Sebastian Vettel lacks confidence in Ferrari car despite Australian GP win
Vettel describes his Ferrari as "too conscious"; Is Vettel behind Hamilton and Raikkonen's pace despite opening win?; Hamilton was thinking long-term when backing off and predicts close 2018 battle
By Matt Morlidge
Last Updated: 13/12/18 3:03pm
Sebastian Vettel says he still lacks confidence in his Ferrari car despite winning the season-opening Australian GP, admitting he's not "captain on-board".
The race rather fell into the four-time world champion's hands on Sunday as a Virtual Safety Car meant he emerged from his first pit-stop marginally ahead of previous runaway race leader Lewis Hamilton, who was then unable to pass on a tight track.
Ferrari displayed better race pace than indicated in both winter testing and Melbourne practice, with Kimi Raikkonen joining Vettel on the podium.
But Vettel was was not totally convincing - or totally convinced.
"We lack a little bit of pace," said Vettel, who was third before the opening pit-stops and gained more than 10 seconds on Mercedes thanks to the Virtual Safety Car.
"I lack a little bit of confidence in the car so it's not yet where we want to be and there's a lot of work still to do."
Vettel qualified more than half a second down on Hamilton on the second row and then struggled with the car's set-up during the race.
"When the balance is changing between stints, I'm not yet completely captain on-board," he admitted to Sky F1.
Mercedes' rivals-in-chief last season, Ferrari, were widely hauled as having a better all-round car than the world champions. Their 2017 challenger was able to compete and flourish at plenty of different circuits, particularly those favouring more downforce.
But as Sky F1 columnist Mark Hughes noted in Motorsport Magazine, the new car as currently configured "is not the flexible, balanced machine that Vettel revelled in last year, and, even though it is faster outright, he is less competitive in it relative both to Mercedes and to team-mate Raikkonen."
"I just didn't like the feel of it," Vettel added. "If I don't feel what I need it's a bit tricky.
"The car doesn't respond the way you like and it's still sliding in places you don't want it to slide. I want the car to be spot on when I hit brakes and turn in, and in that window,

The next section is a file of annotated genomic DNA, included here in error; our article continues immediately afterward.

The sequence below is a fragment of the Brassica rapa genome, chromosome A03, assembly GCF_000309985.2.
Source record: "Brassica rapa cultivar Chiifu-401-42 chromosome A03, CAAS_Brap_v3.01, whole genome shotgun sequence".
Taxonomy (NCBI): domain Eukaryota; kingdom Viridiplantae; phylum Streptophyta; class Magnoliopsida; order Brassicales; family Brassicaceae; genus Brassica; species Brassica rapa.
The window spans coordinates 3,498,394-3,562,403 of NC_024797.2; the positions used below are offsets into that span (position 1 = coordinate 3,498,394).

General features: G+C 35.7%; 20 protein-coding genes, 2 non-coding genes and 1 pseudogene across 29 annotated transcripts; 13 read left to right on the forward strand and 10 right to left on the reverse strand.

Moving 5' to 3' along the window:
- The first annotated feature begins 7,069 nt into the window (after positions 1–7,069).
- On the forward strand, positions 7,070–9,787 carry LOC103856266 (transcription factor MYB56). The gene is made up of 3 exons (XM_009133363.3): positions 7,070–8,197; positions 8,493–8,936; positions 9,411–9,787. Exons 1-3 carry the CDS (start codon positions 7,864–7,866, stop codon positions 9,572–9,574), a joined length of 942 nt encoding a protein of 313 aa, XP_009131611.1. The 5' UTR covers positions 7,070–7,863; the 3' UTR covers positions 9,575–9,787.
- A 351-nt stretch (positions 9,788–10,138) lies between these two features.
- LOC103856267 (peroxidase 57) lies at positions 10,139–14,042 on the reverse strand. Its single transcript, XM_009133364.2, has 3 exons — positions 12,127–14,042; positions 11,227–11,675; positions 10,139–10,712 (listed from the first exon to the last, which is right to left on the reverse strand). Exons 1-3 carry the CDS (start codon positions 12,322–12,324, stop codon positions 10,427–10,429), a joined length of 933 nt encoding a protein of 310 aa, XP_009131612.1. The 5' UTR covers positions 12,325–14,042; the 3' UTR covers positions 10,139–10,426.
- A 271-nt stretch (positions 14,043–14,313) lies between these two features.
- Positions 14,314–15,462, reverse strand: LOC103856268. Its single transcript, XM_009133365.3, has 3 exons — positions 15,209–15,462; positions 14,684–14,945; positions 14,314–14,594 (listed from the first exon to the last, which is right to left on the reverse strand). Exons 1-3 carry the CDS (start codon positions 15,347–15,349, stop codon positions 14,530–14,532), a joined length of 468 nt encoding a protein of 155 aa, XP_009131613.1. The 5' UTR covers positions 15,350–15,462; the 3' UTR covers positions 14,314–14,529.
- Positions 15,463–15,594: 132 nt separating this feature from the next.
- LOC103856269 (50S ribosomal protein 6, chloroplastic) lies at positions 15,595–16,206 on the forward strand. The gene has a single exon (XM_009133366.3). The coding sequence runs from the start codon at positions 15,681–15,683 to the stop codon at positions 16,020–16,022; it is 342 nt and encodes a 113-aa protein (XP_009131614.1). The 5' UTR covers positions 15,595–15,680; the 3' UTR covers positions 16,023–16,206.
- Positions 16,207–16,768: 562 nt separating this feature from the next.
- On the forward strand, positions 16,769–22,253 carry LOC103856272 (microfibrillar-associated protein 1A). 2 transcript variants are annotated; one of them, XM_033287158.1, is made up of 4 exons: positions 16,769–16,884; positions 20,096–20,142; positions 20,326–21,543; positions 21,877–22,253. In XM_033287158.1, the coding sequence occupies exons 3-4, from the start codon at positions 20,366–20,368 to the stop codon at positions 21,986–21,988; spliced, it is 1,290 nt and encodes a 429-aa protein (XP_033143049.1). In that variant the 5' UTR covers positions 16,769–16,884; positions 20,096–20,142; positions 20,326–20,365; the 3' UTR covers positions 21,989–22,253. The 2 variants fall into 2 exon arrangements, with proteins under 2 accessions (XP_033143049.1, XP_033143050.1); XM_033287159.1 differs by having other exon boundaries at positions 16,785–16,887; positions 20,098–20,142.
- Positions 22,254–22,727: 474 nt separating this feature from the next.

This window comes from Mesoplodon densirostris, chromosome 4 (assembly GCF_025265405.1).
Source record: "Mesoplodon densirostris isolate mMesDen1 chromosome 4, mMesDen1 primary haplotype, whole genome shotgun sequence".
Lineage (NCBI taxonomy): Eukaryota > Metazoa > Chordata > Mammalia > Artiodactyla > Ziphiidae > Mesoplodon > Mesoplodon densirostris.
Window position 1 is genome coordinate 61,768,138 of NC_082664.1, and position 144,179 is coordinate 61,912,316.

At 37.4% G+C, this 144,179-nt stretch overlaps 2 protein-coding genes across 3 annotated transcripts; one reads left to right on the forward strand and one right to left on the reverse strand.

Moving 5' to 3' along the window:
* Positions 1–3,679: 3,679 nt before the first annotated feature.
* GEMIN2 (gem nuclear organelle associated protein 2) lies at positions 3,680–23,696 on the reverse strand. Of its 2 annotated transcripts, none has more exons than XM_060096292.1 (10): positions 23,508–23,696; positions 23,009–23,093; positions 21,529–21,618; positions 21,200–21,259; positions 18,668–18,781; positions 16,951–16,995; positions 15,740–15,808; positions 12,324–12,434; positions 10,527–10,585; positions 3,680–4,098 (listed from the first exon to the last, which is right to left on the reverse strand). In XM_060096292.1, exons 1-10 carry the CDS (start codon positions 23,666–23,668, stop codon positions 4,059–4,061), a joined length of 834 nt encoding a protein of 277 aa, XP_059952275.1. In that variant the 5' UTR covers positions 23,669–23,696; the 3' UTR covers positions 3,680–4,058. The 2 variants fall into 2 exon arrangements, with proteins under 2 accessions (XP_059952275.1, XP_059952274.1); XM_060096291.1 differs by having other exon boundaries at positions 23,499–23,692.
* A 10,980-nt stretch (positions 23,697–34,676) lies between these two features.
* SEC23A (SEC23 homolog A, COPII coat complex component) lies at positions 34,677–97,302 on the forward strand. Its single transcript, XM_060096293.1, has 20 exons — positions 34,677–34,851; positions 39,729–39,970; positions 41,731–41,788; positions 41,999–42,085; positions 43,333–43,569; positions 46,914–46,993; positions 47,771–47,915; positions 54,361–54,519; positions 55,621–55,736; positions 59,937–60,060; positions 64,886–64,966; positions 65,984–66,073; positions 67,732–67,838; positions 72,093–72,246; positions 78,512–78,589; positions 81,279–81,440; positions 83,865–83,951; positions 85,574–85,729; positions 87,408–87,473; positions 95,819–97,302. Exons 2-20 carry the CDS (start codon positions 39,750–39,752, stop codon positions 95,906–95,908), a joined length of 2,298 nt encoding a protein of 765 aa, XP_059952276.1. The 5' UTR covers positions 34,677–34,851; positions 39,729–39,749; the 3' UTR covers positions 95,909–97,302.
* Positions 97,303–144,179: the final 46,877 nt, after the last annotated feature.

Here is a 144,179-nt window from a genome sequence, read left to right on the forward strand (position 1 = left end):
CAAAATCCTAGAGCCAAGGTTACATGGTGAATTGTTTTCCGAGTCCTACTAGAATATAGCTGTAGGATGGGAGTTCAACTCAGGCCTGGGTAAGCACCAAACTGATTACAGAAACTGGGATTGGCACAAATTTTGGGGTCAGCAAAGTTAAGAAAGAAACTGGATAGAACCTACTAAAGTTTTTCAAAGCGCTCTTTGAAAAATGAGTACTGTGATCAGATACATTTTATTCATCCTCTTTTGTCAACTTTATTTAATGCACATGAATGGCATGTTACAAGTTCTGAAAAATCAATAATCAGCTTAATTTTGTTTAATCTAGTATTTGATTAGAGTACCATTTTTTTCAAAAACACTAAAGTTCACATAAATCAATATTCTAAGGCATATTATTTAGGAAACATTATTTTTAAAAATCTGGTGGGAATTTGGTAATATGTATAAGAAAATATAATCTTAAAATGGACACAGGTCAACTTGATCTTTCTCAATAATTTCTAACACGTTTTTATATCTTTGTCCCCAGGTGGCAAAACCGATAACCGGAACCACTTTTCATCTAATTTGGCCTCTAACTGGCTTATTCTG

"If I could choose, I would like it a bit different. I think we can live with it but I feel also if we get on top of that then you feel more confident.
"At the moment, it just feels a bit too conscious."
Lewis thinking long-term and predicts close battle
After Mercedes misjudged the Virtual Safety Car gap due to what they described as a software glitch, a fired-up Hamilton would have looked like a giant in Vettel's mirrors as he chased his rival down.
But while the Englishman was in DRS range for almost 30 laps, he gave up on his quest after missing a chicane in the closing stages.
"I backed off," said the reigning world champion, who claimed he needed more than a second-a-lap advantage over Vettel to overtake. "I was struggling with my tyres.
"I was driving at 110% and likely going to crash if I pushed anymore."
Hamilton was also conscious of saving his engine for future races. In a much-critcised new-for-2018 regulation, teams are only allowed to use three engines throughout the season before grid penalties are applied.
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"This engine needs to do seven races and I knew that I wasn't going to get by without a miracle which was not going to happen," Hamilton explained.
"I was trying to think long-term."
Mercedes' pace advantage in Melbourne also doesn't mean the Silver Arrows are destined for a fifth straight title, according to Hamilton, who added: "It was no easy race, that's for sure. Ferrari had some good pace.
"I think it's going to be a close battle through the year."